What’s Wrong With Farmed Salmon?
Farmed salmon has been under the spotlight for reasons of human health and the environment. Disease, destruction of wild salmon stocks and degradation of the marine environment are some of the reasons we should avoid purchasing and consuming farmed salmon.
Pollution, contamination and disease
Farm-raised salmon can be contaminated with dangerously high levels of PCBs. This is because: a) the fish feed fish can be contaminated; and b) farmed salmon tend to be higher in fat than wild salmon and PCBs accumulate in fat tissue. A report in 2004 by the the journal Science warned that farm raised salmon contained 10 times more toxins (PCBs, dioxin, etc.) than the wild variety and recommended that it should be eaten no more than once per month as they posed cancer risks.
Salmon farms are hazardous as they can release fish excrement and chemicals into the surrounding waters. This can create problems for many fish species and marine life in the areas concerned.
Sea lice are small marine parasites commonly associated with salmon. Open net farms facilitate the spread of lice into the wild salmon populations.
Crowded farm conditions give rise to lethal diseases such as furunculosis and infectious salmon anaemia. In Chile, the salmon farming industry has been in a crisis since 2007 as a result of outbreaks of the infectious salmon anaemia (ISA) virus.
Farmed salmon can also escape to compete with wild salmon, thereby weakening the native gene pool. Interbreeding between the wild and farmed fish may weaken native salmon and reduce their long-term ability to survive.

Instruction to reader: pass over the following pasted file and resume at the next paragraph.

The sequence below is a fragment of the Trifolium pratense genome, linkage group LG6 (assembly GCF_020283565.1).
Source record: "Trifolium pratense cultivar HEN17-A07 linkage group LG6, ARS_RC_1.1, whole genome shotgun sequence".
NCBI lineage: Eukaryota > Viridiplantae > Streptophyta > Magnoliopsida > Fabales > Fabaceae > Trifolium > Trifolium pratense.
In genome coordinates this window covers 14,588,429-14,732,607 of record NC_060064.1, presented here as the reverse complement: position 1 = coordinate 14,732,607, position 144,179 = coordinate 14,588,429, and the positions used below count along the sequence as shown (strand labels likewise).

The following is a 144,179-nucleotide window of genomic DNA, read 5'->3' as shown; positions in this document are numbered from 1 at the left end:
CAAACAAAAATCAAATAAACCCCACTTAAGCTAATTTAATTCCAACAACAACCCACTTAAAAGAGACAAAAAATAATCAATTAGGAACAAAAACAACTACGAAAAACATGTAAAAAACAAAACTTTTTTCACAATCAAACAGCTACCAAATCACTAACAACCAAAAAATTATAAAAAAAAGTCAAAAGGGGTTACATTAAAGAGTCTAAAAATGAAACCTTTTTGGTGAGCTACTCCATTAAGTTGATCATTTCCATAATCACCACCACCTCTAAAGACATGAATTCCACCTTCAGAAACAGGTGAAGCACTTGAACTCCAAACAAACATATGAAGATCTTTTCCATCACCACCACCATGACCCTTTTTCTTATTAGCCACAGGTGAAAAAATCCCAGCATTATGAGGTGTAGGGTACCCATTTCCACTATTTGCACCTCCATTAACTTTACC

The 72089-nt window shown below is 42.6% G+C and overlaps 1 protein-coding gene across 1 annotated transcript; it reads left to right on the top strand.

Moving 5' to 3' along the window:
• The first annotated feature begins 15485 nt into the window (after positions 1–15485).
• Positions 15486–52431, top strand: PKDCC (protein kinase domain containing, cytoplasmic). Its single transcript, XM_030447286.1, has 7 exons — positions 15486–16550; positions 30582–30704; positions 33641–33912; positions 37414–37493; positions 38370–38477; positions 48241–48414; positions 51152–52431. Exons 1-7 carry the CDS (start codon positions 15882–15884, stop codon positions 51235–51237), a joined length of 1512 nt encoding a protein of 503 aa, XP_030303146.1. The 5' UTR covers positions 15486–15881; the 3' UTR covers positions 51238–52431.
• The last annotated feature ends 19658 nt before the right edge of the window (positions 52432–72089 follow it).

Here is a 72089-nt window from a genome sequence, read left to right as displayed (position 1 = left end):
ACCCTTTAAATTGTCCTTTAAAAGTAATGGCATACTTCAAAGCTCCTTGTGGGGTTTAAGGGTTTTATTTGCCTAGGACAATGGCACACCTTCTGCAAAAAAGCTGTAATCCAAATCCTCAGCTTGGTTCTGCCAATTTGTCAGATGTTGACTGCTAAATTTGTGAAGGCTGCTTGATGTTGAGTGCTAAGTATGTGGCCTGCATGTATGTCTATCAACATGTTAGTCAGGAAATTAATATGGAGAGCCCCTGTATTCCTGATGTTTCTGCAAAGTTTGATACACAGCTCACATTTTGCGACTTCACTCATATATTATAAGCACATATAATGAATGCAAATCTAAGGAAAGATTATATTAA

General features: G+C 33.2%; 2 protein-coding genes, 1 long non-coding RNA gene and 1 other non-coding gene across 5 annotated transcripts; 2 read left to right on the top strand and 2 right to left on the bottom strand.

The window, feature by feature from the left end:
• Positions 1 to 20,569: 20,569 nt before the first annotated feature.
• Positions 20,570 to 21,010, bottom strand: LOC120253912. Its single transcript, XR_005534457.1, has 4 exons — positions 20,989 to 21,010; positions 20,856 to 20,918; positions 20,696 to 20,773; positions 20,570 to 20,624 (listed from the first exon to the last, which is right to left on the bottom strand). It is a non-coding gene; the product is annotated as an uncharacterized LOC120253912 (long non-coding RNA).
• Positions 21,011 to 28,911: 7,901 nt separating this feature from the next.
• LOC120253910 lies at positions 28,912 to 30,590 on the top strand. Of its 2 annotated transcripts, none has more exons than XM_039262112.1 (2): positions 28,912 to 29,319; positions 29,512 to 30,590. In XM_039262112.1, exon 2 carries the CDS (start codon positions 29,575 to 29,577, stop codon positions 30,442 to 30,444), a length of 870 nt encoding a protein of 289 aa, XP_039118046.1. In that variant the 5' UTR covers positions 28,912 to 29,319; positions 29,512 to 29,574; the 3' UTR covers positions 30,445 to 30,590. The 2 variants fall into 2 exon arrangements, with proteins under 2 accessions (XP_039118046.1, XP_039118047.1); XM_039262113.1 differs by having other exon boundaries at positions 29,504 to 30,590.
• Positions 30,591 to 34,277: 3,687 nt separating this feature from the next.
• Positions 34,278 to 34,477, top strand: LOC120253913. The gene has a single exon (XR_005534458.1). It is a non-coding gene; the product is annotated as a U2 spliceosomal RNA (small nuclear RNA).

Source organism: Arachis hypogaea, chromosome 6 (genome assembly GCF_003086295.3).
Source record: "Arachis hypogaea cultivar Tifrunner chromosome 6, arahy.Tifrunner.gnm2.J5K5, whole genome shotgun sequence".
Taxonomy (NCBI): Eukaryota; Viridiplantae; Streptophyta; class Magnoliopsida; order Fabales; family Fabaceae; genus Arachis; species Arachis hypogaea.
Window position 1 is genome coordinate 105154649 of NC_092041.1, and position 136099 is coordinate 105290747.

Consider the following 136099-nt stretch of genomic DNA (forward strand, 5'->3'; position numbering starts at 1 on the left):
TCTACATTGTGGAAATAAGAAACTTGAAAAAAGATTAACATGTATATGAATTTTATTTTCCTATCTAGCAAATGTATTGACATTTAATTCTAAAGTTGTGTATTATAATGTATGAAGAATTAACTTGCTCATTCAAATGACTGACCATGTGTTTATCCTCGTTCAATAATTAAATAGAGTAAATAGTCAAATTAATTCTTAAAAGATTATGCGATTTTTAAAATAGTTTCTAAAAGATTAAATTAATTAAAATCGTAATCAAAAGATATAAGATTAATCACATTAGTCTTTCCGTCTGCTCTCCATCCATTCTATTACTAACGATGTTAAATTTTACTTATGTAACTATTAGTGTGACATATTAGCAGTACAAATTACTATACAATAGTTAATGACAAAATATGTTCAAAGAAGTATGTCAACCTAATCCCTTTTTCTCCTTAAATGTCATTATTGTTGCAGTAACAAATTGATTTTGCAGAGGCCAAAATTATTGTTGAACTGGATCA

While it is generally a healthy and sturdy fish, many wild populations of salmon are endangered. In many parts of the world, wild salmon face many obstacles in their life cycle – such as the disappearance of their habitat, logging operations, water diversion and water pollution. Add to this an introduction of non-native species and the wild salmon is in trouble.
We do not want farmed salmon
In Canada, the majority of salmon farms are found in British Columbia. At present, there is a class action lawsuit in the courts of BC by First Nations (Native Canadians) against the BC government for failing to protect wild salmon by allowing 29 fish farms to operate in the area.
A 2008 research using official government data from Canada, Scotland, and Ireland found serious decline in the species during the 1980s in areas of the North Atlantic and northeast Pacific where salmon farms have increased over the same period.
The Alaskan salmon fishery – where there are no salmon farms – is rated as a "sustainable". Most sustainable seafood guides rate salmon from Alaska in the green or good to eat category. Sustainability guides also give other options. The MSC guide for the UK advises against all Atlantic salmon and the Canadian SeaChoice guide recommends checking seasonal availability for wild BC salmon.
There is also the problem with farmed salmon being passed on as wild. Food labelling laws vary depending on where you purchase the fish. To decrease the likelihood of being defrauded, purchase your seafood from reputable sources (who will suffer the consequences of dishonest dealing) and ask the important questions. We do not want our love of salmon to fuel their decline.